Lobbying undermines climate pledges of more than half the world's top companies

A recent analysis by the non-profit think tank InfluenceMap reveals that many major companies, such as Glencore, ExxonMobil, and Stellantis, are engaging in lobbying activities that contradict their net-zero emissions commitments. The study, examining 293 companies from the Forbes 2000 list, suggests that nearly 60% of those with net-zero or similar climate targets risk "net zero greenwash" due to conflicting lobbying efforts. The findings underscore the need for companies to align their policy-influencing actions with their climate commitments, as emphasized by the United Nations ahead of the COP28 climate summit later this month.

Power Up for Climate Justice: a landmark report on financing a global renewable energy target

The upcoming COP28 climate conference is set to focus on a landmark report, "Power Up for Climate Justice: Financing and Implementing a Global Renewables Target," advocating for a tripling of renewable energy capacity to over 11,000 gigawatts by 2030. The report emphasizes the necessity of accompanying this target with a robust energy package, including financial support for the Global South and reforms in the financial system. To ensure climate justice, the report calls for a binding commitment in the COP28 final text to phase out fossil fuels by 2050, supported by concrete processes and resources for implementation, including debt cancellation, $100 billion in concessional finance, and $200 billion in grants yearly.   

Deep sea mining will not start on our watch

Greenpeace activists aboard the Arctic Sunrise have been monitoring and protesting against The Metals Company, a leading entity in the deep-sea mining industry, during one of its last expeditions in the Pacific before seeking approval for commercial operations. With kayaks and banners, Greenpeace activists disrupted the industry's exploration tests, emphasizing the environmental risks and rallying against the destruction of the seabed. Over a million people, supported by hundreds of scientists and 24 governments, are opposing deep-sea mining, asserting its unsustainability and potential for irreparable harm to the ocean ecosystem.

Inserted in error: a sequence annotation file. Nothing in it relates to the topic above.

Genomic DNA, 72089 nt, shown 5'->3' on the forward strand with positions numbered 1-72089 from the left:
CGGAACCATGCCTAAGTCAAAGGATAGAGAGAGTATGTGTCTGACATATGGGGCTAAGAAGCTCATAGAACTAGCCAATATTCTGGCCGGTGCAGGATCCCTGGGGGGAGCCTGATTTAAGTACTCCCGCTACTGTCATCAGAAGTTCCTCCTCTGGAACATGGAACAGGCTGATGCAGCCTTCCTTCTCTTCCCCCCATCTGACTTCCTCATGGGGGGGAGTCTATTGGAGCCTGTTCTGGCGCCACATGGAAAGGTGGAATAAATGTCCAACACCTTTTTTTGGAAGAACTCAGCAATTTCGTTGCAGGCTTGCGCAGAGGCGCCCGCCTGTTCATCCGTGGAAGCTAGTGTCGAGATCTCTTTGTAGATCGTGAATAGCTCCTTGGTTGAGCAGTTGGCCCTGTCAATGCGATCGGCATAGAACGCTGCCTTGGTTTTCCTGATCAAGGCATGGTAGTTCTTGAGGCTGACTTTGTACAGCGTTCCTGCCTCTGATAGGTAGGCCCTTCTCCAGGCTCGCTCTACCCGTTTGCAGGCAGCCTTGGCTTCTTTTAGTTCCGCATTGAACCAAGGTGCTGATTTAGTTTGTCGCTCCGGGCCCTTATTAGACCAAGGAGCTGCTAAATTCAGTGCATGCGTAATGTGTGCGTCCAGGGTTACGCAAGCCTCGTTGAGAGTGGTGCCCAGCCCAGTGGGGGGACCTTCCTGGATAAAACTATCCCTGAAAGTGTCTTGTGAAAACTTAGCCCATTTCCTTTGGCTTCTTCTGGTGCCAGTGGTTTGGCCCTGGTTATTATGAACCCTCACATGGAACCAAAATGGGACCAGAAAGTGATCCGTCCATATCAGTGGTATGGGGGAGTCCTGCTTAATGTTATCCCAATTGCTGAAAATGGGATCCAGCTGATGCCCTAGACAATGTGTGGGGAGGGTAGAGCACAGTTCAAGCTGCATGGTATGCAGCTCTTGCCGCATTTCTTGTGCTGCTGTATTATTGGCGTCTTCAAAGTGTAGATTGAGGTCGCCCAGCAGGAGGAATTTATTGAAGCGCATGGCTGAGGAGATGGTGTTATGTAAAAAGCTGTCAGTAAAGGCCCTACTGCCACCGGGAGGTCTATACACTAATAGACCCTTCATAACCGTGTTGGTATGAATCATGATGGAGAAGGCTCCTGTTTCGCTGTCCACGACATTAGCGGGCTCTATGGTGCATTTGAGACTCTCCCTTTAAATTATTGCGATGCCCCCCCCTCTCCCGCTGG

World on track for nearly 3C of warming under current climate plans, UN report warns

A new report from the UN Environment Programme warns that the world is on track for 2.5 to 2.9 degrees Celsius of heating this century under current Paris Agreement climate plans. Urgent action is required to prevent this outcome, with the report highlighting the need for a 28% reduction in global greenhouse gas emissions to stay within the 2-degree limit and a 42% reduction to preserve the 1.5-degree target. Despite progress since the 2015 Paris Agreement, the report notes missed opportunities to cut emissions and emphasizes the critical need for strengthened mitigation efforts in the coming decade. 

World stands on frontline of disaster at COP28, says UN climate chief

UN's top climate official, Simon Stiell, has urged world leaders to take urgent and drastic action on carbon emission cuts as global temperatures hit record highs, making this year the hottest on record. Stiell, overseeing the upcoming COP28 climate summit, emphasized that everyone is now on the frontline of the climate crisis, and further delays in addressing emissions would be dangerous. With temperatures heading towards a potentially disastrous 3C increase, Stiell called for significant leaps in climate action to stay within the crucial limit of 1.5C above pre-industrial levels. 

Reducing pollution accelerates global warming. How do we solve this catch-22?

Efforts to reduce air pollution, particularly sulphur dioxide (SO2) emissions from sources like coal plants, have led to an unmasking effect, where the removal of pollutants has allowed more solar radiation to reach the Earth, leading to an increase in temperatures. This phenomenon has been observed in China, where a successful "war on pollution" led to significant reductions in SO2 emissions but also a 0.7-degree Celsius rise in average temperatures since 2014. The unmasking effect could have a greater impact on warming than greenhouse gases in some industrial Chinese cities, and experts warn that similar jumps in warming may occur in other highly polluted regions if they clean the skies of SO2 and related aerosols.